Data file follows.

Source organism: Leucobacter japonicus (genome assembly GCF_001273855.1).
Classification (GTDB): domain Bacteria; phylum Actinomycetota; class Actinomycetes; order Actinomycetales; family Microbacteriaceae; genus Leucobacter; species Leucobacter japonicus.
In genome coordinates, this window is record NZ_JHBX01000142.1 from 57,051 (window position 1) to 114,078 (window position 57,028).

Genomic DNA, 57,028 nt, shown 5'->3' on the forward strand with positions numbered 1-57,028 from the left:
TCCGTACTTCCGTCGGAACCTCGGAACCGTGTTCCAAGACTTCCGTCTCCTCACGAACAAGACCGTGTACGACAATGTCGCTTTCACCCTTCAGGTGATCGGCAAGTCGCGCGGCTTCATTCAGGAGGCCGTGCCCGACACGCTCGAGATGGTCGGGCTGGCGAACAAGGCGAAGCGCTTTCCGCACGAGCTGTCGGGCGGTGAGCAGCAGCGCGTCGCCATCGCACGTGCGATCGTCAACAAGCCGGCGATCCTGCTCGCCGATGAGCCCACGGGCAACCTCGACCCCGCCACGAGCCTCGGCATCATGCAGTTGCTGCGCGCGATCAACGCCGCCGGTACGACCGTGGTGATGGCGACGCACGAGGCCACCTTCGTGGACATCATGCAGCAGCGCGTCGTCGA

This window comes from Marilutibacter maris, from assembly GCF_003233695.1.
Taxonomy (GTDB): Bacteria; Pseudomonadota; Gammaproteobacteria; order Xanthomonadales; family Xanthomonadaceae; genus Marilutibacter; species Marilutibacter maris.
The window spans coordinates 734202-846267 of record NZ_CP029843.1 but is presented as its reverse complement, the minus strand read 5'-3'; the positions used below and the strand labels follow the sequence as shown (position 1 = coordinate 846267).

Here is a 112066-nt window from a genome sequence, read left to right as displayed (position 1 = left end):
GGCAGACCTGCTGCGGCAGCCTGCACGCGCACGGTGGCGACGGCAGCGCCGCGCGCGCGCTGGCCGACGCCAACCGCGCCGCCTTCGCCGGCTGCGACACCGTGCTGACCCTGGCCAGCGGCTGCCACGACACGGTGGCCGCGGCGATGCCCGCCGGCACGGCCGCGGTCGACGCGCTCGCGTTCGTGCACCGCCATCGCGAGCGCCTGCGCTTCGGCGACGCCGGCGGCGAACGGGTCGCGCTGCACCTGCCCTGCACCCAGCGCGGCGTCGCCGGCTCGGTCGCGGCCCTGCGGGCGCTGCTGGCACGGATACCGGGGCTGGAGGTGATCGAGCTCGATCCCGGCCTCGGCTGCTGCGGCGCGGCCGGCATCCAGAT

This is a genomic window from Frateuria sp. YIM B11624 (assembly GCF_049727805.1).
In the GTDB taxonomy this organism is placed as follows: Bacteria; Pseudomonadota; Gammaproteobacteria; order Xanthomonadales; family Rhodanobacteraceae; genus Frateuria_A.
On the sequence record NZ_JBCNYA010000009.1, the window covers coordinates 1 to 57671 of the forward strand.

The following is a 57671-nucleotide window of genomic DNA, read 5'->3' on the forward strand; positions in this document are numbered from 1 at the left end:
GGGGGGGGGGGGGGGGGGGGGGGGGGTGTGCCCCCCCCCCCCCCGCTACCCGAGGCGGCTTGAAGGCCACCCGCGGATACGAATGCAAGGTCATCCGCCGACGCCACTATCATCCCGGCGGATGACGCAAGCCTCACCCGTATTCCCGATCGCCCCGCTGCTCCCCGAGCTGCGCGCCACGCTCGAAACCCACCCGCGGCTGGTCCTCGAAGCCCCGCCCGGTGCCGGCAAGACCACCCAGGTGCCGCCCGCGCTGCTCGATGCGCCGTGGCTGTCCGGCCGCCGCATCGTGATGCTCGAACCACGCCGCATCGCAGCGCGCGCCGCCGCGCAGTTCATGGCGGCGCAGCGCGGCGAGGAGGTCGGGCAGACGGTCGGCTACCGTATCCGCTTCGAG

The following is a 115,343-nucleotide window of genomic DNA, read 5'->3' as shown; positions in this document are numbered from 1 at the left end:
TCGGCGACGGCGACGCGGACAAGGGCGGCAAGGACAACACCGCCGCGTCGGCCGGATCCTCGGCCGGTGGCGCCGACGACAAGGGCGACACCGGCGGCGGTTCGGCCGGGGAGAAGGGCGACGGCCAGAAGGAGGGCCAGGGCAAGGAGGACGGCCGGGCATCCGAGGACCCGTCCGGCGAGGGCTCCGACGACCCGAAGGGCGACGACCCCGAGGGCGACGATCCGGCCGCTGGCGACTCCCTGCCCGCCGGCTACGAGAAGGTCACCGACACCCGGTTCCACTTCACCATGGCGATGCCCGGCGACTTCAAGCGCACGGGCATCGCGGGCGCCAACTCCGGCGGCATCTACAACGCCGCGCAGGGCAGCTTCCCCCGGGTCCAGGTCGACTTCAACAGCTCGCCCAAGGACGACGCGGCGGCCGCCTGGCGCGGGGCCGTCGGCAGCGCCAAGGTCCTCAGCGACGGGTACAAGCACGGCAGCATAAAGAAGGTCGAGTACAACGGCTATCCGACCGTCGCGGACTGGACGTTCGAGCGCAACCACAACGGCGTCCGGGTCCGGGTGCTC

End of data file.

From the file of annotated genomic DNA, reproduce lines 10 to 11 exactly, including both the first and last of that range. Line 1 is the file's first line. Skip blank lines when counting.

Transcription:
GGCAGACCTGCTGCGGCAGCCTGCACGCGCACGGTGGCGACGGCAGCGCCGCGCGCGCGCTGGCCGACGCCAACCGCGCCGCCTTCGCCGGCTGCGACACCGTGCTGACCCTGGCCAGCGGCTGCCACGACACGGTGGCCGCGGCGATGCCCGCCGGCACGGCCGCGGTCGACGCGCTCGCGTTCGTGCACCGCCATCGCGAGCGCCTGCGCTTCGGCGACGCCGGCGGCGAACGGGTCGCGCTGCACCTGCCCTGCACCCAGCGCGGCGTCGCCGGCTCGGTCGCGGCCCTGCGGGCGCTGCTGGCACGGATACCGGGGCTGGAGGTGATCGAGCTCGATCCCGGCCTCGGCTGCTGCGGCGCGGCCGGCATCCAGAT

This is a genomic window from Frateuria sp. YIM B11624 (assembly GCF_049727805.1).